information for global expats

Health Emergencies for Expats in France

Submitted: October 2013

In an emergency, dial 112 (European emergency number). Otherwise, call 15 (urgent care service) or 18 (firefighters). If you can’t speak French, say it straightaway.

Alternatively, you can call your doctor’s out-of-hours service, if there is any.

SAMU and firefighters


In theory, the urgent care service (SAMU) is the competent body for health emergencies in France. Any call to 15 is promptly responded to by a call centre, the manager of which may (or may not) decide whether to send an ambulance. On the other hand, firefighters should be called when there is an accident, such as a road accident, a heart attack, or if someone’s condition has gradually deteriorated.

In practice, the French feel free to call fire fighters for any emergency. This is largely because firefighters are so well-trained the French perceive hardly any difference with the SAMU. There is also a common belief that firefighters deliver a better and faster service. As a result, firefighters make 9,600 a day while the SAMU only receives 2,500 calls per day.

Official guidance

According to the French authorities, the SAMU must be called if you have a life-threatening emergency, or if you don’t know who to turn to.

Hospital emergency rooms

In an emergency, you should go to a public hospital rather than a private clinic.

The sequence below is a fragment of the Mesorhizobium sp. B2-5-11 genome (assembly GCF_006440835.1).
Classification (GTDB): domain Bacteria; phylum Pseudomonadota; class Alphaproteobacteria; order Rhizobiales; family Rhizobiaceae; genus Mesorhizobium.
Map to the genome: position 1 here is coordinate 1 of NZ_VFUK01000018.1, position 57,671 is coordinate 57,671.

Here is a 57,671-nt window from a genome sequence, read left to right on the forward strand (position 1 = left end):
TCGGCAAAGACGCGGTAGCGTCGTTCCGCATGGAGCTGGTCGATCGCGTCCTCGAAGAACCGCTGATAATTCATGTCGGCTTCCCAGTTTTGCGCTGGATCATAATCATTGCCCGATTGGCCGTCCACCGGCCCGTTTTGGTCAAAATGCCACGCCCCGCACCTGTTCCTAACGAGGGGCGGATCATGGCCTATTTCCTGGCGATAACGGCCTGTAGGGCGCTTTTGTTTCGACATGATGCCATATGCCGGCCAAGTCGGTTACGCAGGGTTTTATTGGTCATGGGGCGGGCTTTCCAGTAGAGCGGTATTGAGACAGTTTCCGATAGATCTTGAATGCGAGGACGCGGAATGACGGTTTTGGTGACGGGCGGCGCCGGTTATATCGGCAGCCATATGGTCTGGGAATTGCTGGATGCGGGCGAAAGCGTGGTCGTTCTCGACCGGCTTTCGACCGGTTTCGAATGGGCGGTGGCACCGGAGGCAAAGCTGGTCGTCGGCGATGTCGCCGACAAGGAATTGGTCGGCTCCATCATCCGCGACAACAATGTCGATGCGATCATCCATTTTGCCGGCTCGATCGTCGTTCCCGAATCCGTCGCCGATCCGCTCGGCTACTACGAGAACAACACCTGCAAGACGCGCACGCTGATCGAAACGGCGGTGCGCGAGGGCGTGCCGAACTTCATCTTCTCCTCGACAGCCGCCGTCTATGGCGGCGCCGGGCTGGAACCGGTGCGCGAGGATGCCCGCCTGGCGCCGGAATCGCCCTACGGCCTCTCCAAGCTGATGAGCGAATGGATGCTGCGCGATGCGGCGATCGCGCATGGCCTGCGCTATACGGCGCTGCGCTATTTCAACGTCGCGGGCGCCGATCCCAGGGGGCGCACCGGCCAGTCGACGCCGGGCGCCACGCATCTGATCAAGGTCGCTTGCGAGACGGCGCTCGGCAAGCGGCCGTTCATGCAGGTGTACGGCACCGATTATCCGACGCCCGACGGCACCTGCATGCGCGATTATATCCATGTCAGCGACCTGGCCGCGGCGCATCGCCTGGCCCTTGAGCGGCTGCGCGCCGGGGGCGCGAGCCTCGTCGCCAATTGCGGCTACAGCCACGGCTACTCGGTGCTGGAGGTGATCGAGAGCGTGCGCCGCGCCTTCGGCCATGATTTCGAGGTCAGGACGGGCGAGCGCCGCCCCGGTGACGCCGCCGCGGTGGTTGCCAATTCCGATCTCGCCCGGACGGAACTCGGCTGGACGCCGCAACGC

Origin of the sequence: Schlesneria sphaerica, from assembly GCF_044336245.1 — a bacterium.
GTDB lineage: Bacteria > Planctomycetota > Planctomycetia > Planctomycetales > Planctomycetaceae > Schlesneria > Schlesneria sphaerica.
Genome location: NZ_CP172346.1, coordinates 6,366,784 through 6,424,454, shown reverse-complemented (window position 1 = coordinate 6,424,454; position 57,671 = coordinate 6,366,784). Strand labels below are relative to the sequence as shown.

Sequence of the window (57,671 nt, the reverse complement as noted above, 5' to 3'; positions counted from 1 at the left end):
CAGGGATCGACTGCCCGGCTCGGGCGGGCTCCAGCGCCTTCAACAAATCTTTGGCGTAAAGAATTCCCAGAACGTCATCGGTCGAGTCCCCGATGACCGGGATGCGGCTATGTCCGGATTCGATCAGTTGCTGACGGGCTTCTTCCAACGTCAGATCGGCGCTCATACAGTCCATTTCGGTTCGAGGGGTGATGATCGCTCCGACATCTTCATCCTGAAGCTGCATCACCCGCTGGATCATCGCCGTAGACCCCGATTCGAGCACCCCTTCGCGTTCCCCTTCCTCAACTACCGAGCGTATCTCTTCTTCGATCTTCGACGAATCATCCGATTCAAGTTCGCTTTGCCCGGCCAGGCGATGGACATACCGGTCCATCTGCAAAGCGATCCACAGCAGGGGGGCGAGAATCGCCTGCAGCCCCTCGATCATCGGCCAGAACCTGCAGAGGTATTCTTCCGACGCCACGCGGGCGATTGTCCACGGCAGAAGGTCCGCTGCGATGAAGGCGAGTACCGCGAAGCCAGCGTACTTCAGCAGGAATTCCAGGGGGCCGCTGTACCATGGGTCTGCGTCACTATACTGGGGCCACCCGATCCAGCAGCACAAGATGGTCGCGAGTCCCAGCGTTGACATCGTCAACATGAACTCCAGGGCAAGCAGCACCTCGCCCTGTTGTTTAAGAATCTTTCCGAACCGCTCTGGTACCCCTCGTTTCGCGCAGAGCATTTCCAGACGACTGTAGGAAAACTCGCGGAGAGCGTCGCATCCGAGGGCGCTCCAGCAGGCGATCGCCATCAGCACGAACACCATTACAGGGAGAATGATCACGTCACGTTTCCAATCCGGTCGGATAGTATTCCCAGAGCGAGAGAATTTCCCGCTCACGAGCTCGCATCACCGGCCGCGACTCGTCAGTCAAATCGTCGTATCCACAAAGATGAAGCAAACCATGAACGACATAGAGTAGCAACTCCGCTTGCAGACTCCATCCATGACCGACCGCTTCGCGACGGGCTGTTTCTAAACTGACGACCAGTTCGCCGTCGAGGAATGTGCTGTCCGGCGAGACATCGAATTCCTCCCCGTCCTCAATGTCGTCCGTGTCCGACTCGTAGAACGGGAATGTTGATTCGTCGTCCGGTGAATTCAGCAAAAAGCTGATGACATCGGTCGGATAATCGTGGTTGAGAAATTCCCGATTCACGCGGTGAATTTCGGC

It is always advisable not to be alone at the hospital. Thus, you should call somebody to come with you to the hospital as soon as possible, preferably someone who speaks French.

Once you reach hospital, you must register yourself at the reception of the emergency room. The procedure is very straightforward, especially in life-threatening emergencies. Just show up your health card or a certificate of entitlement (attestation de droits) at the reception. Proof of ID may also be requested.

Waiting times

Waiting times at the hospital emergency room should be reasonable, but they depend on how busy the hospital is and on how urgent the doctors believe your case is.

Your level of priority should be determined beforehand by a nurse. This nurse can:

  • make some basic primary care before taking you to the waiting room (e.g. applying a dressing or a splint)
  • ask you if you have a pre-existing condition or any other precedent in your medical history
  • check your vital signs.

Cost of emergency treatment

Healthcare is not free in France, and this includes emergency care and ambulances. However, emergency care expenses generally qualify for reimbursement from French social insurance.

You may have some out-of-pocket costs (ATU fee), but they should not exceed €25.32. A public hospital should not refuse to treat you if you are unable to pay upfront.

If you can timely show your health card and your insurance details, you may have nothing to pay at all.

General rule to avoid hurdles

As long as you are on the French territory, you should always carry with you:

  • proof of ID (passport, national ID card or a French driving licence)
  • health card or EHIC, and
  • insurance details.



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